Iraq has confirmed 212 cases of Crimean-Congo Hemorrhagic Fever (CCHF) between the months of January 2022 and May 2022, 27 of which resulted in death. In April and May alone, Iraq reported 169 of these cases to the World Health Organization (WHO). CCHF is a viral tick-borne disease “transmitted to humans by bites of infected ticks and by direct contact with blood or tissues from infected humans and livestock.” The viral disease is endemic in Africa, the Balkans, the Middle East and some Asian countries. Iraq’s CCHF outbreak is not the nation’s first, but it is the most recent and among the deadliest. Iraq and the WHO are taking measures to slow the spread and help the infected, including dispatching an epidemiological investigation team to a heavily infected region and treating animals suspected of carrying the disease. There is currently no vaccine available but health care professionals can treat the disease with the antiviral drug ribavirin, though its full effectiveness is unknown.
A Brief Crimean-Congo Hemorrhagic Fever Overview
CCHF is a tick-borne disease and most commonly arises from exposure to livestock, meaning that people working in the industry, such as farmers and butchers, are at increased risk. The first experienced symptoms of the virus include headache, fever, back and joint pain, stomach pain, vomiting and a flushed face. People who have had the virus for longer may experience severe bruising and nosebleeds, which could lead to hospitilization.
CCHF In Iraq
The Middle Eastern country of Iraq has a long history of contact with the virus and considers it a year-round threat. However, this recent outbreak has proven to be widespread, reaching many regions of the country and taking lives along the way. Iraq’s CCHF outbreak has earned the attention of the WHO, which is working with Iraq’s Ministry of Health to help contain and treat the outbreak.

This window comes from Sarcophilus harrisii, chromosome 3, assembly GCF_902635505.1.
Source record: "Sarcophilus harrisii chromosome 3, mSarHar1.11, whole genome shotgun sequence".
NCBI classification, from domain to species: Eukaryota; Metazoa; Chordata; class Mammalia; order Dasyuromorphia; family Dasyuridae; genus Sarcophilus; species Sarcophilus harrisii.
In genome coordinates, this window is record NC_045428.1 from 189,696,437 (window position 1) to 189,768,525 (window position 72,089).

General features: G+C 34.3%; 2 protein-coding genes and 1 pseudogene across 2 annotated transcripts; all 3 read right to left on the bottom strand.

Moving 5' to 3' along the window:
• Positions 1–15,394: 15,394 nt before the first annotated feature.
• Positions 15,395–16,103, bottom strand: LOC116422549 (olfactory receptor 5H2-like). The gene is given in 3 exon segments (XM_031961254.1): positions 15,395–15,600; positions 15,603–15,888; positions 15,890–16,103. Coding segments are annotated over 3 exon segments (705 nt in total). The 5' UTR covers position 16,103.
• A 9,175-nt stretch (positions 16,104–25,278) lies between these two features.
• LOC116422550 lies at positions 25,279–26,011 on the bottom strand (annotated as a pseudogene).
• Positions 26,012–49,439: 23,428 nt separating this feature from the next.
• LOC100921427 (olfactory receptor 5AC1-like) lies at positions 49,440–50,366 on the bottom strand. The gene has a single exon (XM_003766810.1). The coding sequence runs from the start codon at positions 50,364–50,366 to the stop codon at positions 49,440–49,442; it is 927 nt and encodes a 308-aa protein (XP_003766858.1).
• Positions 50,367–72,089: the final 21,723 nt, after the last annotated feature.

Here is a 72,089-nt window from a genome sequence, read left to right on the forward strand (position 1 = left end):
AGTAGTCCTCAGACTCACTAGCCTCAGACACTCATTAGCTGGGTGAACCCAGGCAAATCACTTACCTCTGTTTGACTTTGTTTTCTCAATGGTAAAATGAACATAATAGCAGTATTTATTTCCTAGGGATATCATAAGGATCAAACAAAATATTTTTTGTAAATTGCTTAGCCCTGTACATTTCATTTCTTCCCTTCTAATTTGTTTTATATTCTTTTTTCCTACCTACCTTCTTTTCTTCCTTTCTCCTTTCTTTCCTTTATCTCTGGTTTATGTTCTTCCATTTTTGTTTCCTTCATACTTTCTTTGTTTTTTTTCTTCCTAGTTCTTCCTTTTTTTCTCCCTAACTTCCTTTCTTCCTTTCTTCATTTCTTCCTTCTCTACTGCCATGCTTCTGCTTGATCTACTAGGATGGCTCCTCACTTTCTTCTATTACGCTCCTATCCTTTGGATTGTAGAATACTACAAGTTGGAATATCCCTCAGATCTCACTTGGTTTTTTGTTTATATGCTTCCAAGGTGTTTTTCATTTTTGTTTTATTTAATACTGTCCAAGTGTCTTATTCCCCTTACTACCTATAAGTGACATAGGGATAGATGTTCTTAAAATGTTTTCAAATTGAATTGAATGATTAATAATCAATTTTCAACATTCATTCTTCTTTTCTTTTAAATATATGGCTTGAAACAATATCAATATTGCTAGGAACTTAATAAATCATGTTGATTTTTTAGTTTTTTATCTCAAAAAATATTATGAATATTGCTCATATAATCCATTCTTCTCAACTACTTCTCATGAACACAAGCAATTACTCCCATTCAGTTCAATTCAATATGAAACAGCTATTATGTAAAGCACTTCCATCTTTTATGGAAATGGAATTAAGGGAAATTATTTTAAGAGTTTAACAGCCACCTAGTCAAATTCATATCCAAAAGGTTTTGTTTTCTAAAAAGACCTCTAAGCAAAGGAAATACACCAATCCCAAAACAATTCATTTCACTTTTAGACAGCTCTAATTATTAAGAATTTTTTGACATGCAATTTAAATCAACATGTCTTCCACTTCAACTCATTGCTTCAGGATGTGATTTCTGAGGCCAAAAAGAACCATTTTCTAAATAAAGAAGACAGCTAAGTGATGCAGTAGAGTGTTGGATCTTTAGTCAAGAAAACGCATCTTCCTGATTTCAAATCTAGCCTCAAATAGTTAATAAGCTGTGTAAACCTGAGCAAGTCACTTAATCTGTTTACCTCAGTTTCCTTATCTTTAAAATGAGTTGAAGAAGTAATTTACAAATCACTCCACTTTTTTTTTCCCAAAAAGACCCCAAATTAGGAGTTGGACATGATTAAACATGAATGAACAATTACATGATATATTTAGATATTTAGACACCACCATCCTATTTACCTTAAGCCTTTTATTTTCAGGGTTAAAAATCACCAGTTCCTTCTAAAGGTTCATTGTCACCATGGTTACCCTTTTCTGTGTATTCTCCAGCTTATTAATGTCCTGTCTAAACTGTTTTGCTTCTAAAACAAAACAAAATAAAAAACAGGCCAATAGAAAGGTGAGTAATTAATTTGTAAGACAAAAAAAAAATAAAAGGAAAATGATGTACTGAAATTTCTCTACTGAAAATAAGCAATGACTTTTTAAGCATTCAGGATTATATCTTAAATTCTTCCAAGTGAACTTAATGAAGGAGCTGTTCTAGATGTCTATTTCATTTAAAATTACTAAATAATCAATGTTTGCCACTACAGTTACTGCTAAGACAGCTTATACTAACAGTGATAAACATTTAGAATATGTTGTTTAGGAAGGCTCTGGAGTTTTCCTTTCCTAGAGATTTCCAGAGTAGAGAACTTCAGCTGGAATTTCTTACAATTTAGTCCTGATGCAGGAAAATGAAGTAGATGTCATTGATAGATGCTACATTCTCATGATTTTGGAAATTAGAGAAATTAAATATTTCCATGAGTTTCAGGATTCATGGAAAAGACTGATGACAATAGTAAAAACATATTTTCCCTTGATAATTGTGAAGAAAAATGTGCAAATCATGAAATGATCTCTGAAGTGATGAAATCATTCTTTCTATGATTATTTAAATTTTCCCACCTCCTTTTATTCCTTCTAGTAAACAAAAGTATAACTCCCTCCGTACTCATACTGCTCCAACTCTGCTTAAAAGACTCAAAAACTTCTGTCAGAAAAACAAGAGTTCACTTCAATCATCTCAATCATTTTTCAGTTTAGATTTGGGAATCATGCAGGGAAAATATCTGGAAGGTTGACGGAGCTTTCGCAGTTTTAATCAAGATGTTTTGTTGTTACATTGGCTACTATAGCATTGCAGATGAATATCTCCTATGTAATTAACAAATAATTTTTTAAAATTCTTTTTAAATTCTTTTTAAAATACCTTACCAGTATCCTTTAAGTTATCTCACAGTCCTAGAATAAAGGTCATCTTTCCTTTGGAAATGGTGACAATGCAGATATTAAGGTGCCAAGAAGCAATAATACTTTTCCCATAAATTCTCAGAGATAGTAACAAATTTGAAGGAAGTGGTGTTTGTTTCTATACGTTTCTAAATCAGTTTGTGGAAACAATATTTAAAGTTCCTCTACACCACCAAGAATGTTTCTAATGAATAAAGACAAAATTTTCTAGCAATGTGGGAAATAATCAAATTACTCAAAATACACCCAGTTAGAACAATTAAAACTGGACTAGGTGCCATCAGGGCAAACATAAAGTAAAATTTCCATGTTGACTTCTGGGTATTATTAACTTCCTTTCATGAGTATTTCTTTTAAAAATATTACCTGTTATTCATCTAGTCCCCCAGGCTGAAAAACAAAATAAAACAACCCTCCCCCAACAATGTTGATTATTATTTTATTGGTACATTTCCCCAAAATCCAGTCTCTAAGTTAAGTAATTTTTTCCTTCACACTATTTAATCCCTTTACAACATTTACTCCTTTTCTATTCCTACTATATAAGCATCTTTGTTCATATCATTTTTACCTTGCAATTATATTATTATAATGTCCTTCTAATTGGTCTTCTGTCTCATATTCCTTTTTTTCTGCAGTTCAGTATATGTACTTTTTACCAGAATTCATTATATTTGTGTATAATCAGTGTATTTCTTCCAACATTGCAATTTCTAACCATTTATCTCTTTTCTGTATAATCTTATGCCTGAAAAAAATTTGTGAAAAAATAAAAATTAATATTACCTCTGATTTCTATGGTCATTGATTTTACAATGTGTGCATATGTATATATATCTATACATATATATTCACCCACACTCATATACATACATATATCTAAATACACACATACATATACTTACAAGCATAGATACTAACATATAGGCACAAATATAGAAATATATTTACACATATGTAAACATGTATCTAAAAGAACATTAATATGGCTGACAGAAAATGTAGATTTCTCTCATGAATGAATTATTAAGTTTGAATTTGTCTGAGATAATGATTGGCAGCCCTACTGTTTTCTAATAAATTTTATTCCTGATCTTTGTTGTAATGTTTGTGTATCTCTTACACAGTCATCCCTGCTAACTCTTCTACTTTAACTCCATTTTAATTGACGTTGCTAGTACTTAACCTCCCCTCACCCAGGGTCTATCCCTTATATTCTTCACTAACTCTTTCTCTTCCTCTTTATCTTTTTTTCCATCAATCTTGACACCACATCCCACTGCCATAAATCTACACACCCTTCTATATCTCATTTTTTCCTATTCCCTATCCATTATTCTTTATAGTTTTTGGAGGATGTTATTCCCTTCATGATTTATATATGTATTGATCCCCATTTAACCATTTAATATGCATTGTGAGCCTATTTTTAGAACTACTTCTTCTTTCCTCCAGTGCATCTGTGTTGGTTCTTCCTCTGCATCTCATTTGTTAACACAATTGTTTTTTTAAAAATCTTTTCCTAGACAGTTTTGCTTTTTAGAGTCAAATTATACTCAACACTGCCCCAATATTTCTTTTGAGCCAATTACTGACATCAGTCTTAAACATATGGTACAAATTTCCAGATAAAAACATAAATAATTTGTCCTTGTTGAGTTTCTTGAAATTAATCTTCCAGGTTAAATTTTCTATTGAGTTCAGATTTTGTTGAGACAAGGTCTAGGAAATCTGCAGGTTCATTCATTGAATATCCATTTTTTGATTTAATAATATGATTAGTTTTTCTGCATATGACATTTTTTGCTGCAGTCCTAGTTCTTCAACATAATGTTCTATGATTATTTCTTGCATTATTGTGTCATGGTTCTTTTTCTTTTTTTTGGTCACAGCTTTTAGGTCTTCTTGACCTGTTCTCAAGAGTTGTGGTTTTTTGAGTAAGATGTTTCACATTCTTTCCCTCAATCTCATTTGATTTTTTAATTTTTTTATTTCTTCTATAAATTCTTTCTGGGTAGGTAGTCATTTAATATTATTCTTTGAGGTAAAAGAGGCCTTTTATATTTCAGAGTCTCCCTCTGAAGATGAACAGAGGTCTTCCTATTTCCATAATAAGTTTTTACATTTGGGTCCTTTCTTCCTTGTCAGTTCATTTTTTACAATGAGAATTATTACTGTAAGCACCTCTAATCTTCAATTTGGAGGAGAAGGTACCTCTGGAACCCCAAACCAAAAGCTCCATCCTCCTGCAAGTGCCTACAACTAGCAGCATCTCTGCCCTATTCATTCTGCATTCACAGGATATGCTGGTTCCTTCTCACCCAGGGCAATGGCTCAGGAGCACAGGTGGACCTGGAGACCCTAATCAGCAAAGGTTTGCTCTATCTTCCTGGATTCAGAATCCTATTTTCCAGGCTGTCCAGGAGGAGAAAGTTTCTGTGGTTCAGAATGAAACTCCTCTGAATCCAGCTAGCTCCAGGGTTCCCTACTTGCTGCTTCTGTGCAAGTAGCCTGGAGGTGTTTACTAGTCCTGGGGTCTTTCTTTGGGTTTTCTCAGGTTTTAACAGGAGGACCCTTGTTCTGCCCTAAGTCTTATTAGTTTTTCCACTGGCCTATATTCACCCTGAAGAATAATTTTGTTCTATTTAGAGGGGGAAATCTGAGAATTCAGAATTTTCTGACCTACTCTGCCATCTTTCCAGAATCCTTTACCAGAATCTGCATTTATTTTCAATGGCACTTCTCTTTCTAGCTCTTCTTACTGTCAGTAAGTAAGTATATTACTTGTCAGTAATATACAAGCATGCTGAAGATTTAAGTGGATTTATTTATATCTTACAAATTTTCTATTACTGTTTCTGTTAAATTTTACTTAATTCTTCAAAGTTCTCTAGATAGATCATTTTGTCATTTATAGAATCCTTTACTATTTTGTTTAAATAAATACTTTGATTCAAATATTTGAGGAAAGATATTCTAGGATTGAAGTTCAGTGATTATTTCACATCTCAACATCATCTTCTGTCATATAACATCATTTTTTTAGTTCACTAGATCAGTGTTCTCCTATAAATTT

The WHO has released a risk assessment, stating that people living in rural areas of Iraq are at a greater risk of contracting the disease, since livestock is abundant. The WHO also warns that the upcoming religious holiday Eid al-Adha may worsen the outbreak considering that citizens will slaughter more livestock for the holiday and there may be cross-border transportation of animals.
The collaboration between the Ministry of Health and the WHO during Iraq’s CCHF outbreak is a cause for hope. An epidemiological investigation team is currently working to locate the original point of contact for the current outbreak, which will hopefully lead to more focused treatment. The WHO conducted a three-day workshop in March 2022 with local physicians, veterinarians, lab technicians, health workers and disease investigators, designed to increase the capacity of Iraq’s rapid response team. The training served as a source of information, better preparing the country to handle future outbreaks of CCHF.
The WHO has released many recommendations to the people of Iraq to help curb the spread of the virus and has provided resources for obtaining information and treatment. Since CCHF is a year-round threat in Iraq, the nation is prepared to treat cases of the virus, but the sudden influx of patients proved to be overwhelming. With the backing of the WHO, it is likely that this outbreak will soon slow and become manageable once again.
– Thomas Schneider